Student contact with campus coaches varies according to student need. On average, students interact with their Coaches about 3 hours per month. Interactions include face-to-face, texting, telephone and e-mail contact. Typical contact is high frequency with short duration (e.g., 7 contacts per month, ranging from 5 to 60 minutes).
Students remain in the program until they have graduated (up to about 6 years) or stopped attending the university.
Seita Scholars Program includes a homework component:
Students are expected to follow through with recommendations made by campus coaches, which often include referrals to other campus and community organizations, as well as completing basic life skill assignments, such as budgeting, scheduling, and follow-through.
Resources Needed to Run Program
The typical resources for implementing the program are:
- Office space on a university campus
- One full-time campus coach per 30 students from foster care
- Office assistant
- Program Director
- A full-time state foster care worker located on campus in the program office
- Student emergency fund
- Cell phones for program staff
- Collaborative partnership relationships with university departments and community organizations
Education and Training
Prerequisite/Minimum Provider Qualifications
- Minimum Bachelor’s degree for state foster care workers
- Minimum Master’s degree with clinical training and foster care experience for campus coaches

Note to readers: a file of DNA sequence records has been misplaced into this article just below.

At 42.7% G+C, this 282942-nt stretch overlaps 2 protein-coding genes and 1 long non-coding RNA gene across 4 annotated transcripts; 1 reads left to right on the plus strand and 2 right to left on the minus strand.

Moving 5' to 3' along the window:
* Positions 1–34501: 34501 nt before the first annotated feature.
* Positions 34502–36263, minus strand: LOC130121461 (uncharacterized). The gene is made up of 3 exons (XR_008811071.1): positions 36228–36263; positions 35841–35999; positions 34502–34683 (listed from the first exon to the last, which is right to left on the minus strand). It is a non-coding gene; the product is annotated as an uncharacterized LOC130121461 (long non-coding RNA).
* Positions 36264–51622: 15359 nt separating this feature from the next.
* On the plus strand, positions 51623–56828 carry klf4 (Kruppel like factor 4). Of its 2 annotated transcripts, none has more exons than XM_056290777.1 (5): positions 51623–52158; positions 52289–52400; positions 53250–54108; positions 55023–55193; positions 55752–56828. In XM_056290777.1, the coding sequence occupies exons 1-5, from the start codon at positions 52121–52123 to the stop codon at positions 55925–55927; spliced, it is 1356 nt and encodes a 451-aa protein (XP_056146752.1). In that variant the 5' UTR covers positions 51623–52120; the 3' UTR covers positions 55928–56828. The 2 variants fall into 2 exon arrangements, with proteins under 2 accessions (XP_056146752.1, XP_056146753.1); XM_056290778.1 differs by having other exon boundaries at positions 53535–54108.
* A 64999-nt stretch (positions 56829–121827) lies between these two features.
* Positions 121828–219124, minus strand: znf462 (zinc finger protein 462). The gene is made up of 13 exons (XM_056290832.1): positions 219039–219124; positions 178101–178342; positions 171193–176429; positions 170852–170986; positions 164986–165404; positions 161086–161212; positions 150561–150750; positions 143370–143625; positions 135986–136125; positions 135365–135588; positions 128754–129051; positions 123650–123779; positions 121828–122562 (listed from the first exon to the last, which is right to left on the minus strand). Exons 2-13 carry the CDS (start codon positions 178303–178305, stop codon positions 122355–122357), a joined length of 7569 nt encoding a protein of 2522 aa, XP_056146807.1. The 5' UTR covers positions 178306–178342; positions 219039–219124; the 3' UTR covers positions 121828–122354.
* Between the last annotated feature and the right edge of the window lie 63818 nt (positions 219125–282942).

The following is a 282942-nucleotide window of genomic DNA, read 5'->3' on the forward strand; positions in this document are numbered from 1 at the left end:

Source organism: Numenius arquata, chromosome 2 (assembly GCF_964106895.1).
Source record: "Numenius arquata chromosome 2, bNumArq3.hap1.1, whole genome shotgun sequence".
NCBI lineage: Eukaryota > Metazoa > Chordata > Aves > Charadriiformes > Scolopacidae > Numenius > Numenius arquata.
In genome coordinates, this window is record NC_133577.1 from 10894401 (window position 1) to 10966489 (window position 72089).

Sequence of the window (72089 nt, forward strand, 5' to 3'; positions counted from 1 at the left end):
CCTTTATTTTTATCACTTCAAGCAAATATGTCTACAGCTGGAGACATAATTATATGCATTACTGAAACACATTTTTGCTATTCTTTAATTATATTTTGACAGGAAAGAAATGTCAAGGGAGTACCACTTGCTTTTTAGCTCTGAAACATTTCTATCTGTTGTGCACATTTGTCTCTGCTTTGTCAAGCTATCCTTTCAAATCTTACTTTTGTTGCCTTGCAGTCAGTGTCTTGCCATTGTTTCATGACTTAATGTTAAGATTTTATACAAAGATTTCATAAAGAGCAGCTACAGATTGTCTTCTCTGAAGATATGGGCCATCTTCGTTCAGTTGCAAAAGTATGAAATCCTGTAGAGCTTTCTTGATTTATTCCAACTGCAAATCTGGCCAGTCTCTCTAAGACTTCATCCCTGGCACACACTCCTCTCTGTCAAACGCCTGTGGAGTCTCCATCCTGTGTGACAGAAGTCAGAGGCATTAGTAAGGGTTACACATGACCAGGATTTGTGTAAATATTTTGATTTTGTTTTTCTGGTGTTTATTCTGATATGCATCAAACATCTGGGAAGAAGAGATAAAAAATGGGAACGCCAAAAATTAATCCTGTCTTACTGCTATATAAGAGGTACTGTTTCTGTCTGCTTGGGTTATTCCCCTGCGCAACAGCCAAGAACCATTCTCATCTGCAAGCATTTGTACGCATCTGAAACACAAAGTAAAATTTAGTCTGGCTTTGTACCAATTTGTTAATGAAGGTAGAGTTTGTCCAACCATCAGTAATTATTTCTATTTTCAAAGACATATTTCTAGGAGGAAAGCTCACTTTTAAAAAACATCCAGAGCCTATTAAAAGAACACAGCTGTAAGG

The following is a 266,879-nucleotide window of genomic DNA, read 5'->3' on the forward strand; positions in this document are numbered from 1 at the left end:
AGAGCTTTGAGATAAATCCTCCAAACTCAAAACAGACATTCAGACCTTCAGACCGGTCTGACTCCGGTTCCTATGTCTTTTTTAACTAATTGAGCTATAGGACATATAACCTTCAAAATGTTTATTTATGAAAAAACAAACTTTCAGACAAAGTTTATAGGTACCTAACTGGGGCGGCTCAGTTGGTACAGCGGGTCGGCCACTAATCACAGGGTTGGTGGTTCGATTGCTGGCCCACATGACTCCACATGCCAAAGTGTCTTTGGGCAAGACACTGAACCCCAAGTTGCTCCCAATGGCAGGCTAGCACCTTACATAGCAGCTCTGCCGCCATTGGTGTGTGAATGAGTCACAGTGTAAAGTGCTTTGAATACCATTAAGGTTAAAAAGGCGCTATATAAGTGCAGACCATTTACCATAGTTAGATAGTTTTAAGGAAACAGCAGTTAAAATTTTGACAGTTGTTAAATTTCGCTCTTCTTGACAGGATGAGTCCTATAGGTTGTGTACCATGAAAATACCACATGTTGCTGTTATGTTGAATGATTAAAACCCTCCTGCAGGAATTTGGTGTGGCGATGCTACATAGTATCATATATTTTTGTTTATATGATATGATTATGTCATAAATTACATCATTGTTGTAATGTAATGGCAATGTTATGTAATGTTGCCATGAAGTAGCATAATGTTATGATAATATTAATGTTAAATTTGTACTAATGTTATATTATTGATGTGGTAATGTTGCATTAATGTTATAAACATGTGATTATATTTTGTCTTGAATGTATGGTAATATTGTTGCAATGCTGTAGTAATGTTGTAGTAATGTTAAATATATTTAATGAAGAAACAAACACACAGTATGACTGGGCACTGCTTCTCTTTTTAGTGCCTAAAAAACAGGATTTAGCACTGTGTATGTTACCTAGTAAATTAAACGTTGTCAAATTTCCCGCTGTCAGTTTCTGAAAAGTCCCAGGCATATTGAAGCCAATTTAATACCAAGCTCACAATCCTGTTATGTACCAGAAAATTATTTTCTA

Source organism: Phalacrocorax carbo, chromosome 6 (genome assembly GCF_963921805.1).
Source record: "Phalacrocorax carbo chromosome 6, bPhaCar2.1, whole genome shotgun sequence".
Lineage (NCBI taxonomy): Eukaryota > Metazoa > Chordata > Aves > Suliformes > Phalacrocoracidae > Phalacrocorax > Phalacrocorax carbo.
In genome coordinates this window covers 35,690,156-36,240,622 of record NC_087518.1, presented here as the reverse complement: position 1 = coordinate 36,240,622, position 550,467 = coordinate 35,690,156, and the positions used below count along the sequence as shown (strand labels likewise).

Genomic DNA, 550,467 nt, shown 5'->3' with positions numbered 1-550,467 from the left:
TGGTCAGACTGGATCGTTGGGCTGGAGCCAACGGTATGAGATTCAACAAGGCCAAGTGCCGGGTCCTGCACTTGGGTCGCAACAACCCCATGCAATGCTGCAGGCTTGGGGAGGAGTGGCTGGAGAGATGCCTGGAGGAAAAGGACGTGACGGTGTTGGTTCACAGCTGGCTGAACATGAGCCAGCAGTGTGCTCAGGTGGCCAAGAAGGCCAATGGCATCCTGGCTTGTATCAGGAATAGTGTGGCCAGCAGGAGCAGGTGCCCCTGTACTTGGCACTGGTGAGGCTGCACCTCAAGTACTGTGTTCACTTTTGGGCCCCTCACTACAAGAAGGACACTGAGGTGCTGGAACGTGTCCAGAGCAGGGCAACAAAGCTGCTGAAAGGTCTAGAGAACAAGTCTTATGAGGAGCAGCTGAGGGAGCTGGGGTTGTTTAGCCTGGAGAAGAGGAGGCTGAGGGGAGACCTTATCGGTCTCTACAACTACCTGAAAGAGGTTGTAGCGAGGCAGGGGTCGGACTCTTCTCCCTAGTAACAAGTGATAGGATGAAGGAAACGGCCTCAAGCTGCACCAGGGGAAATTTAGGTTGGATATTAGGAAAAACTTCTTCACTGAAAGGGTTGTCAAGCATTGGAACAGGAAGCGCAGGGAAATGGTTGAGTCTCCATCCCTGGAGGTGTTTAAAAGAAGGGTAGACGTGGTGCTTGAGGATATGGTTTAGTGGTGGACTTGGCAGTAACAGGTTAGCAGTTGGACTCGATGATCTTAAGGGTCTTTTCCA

Education and Training Resources
There is a manual that describes how to implement this program , and there is training available for this program.
- Jamie Bennett
Seita Scholars program
phone: (269) 929-0993
fax: (269) 387-8360
Training is obtained:
In-person and via web-based training
Number of days/hours:
Range from ½ day to 3 days
Relevant Published, Peer-Reviewed Research
This program has been reviewed and it was determined that this program lacks the type of published, peer-reviewed research that meets the CEBC criteria for a scientific rating of 1 – 5. Therefore, the program has been given the classification of "NR - Not able to be Rated." It was reviewed because it was identified by the topic expert as a program being used in the field, or it is being marketed and/or used in California with children receiving services from child welfare or related systems and their parents/caregivers. Some programs that are not rated may have published, peer-reviewed research that does not meet the above stated criteria or may have eligible studies that have not yet been published in the peer-reviewed literature. For more information on the "NR - Not able to be Rated" classification, please see the Scientific Rating Scale.
Currently, there are no published, peer-reviewed research studies for Seita Scholars Program.
Unrau, Y. A. (2010). From foster care to college: The Seita Scholars Program at Western Michigan University. Reclaiming Children and Youth, 20(2), 17-20.
Unrau, Y. A., Font, S. A., & Rawls, G. (2012). Readiness for college engagement among students who have aged out of foster care. Children and Youth Services Review, 34(1), 76-83.
Unrau, Y. A., Hamilton, R., & Putney, K. (2010). The challenge of retaining college students who grew up in foster care. Retention Success, April, 1-5.
Date Research Evidence Last Reviewed by CEBC: October 2013
Date Program Content Last Reviewed by Program Staff: February 2018
Date Program Originally Loaded onto CEBC: April 2012